From its medieval architecture and influence, to its canals, the Belgian city of Bruges is something of a cousin to Italy’s Venice. The Monkey spent a day wandering around Bruges back in 2002.
Bruges, in northwestern Belgium, is a marvel of a city. It has been called the “Venice of the North” due to its system of canals and bridges. Before Antwerp’s rise to prominence in the 16th Century, Bruges (along with Ghent) was the most important trading center in Northern Europe. The quality and quantity of the city’s products generated considerable wealth and attracted traders from no less than 20 countries and kingdoms.
Here, the Monkey enjoys a sunny May Day in Bruges at a spot by the canal called the Rozenhoedkaai. The towering 80 meter belfry directly behind him is home to a carillon of 47 bells weighing more than 27 tons!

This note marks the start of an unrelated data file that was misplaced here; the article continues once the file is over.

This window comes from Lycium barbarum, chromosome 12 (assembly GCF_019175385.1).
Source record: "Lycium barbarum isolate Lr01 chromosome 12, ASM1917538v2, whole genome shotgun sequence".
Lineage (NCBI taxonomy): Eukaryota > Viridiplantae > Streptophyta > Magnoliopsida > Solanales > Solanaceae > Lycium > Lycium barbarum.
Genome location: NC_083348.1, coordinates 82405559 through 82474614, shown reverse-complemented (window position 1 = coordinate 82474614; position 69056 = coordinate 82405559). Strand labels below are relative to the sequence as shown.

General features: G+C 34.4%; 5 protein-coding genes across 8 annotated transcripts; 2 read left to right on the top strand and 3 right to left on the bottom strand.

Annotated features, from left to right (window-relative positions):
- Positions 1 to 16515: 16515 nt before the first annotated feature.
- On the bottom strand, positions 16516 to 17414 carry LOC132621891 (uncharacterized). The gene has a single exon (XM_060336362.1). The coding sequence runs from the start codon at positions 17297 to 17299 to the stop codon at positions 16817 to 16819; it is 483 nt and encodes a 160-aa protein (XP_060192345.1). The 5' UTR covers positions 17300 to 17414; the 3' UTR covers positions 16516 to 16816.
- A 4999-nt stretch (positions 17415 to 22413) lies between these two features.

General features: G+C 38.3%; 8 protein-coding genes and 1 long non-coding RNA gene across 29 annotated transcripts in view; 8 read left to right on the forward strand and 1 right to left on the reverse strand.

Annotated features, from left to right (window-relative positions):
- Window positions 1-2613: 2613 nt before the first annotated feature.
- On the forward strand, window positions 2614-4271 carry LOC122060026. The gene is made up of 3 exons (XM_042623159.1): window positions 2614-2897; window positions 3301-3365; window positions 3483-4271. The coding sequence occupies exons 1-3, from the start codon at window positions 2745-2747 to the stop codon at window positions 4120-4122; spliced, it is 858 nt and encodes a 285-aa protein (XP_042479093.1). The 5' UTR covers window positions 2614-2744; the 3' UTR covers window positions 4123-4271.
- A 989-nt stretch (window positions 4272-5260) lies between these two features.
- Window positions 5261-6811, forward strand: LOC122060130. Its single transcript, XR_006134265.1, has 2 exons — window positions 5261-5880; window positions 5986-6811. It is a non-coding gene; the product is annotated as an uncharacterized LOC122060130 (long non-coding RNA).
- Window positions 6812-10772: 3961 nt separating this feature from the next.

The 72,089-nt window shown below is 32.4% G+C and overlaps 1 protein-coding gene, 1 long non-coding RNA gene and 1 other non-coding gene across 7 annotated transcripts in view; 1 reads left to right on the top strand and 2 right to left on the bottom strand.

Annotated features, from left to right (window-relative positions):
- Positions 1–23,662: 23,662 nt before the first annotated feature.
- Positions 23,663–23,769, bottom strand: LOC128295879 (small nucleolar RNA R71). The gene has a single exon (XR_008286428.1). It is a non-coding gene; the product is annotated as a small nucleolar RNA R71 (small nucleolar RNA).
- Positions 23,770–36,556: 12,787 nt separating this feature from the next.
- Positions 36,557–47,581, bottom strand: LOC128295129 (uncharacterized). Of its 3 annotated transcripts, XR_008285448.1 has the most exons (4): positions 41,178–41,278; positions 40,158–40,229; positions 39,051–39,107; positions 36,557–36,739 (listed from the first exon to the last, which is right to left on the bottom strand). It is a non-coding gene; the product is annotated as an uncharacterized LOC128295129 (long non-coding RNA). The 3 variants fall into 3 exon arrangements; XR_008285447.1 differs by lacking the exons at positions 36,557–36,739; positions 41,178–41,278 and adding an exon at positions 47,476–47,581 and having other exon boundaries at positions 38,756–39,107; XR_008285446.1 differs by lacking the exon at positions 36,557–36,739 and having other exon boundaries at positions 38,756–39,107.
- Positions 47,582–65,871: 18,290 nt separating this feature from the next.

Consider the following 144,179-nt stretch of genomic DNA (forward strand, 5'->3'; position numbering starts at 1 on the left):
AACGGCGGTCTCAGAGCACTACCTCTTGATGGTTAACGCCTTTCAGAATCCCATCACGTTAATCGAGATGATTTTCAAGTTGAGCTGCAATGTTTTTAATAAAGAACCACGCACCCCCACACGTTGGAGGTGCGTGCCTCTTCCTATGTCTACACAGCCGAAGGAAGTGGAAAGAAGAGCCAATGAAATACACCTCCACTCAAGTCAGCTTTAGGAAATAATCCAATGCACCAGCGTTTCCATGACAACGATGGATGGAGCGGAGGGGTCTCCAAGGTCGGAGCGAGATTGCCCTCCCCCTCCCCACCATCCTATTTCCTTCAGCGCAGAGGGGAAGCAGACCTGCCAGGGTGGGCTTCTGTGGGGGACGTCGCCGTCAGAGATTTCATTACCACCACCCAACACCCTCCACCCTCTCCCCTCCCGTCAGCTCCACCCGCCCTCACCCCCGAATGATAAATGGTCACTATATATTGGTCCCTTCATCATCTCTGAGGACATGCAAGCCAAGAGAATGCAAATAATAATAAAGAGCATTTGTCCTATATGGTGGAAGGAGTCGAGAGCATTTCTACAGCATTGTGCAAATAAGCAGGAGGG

The Monkey poses by another Bruges canal, with the 13th to 15th Century Church of Our Lady in the background. Its spire soars to 122 meters, and its art collection includes a Michelangelo sculpture.
The Monkey rests by the rain washed cobblestones of Bruges’ Markt, or main square. In the distance above the market stalls are one of the signature sights of Bruges: a row of old stepped gable houses. At the right you can see some of the Bruges City Hall, which dates from the 14th and 15th Centuries when Bruges was at its economic height.
The Monkey suns himself by another of Bruges’ tranquil canals.
The Monkey takes in alternate view of one of the waterways in Bruges.
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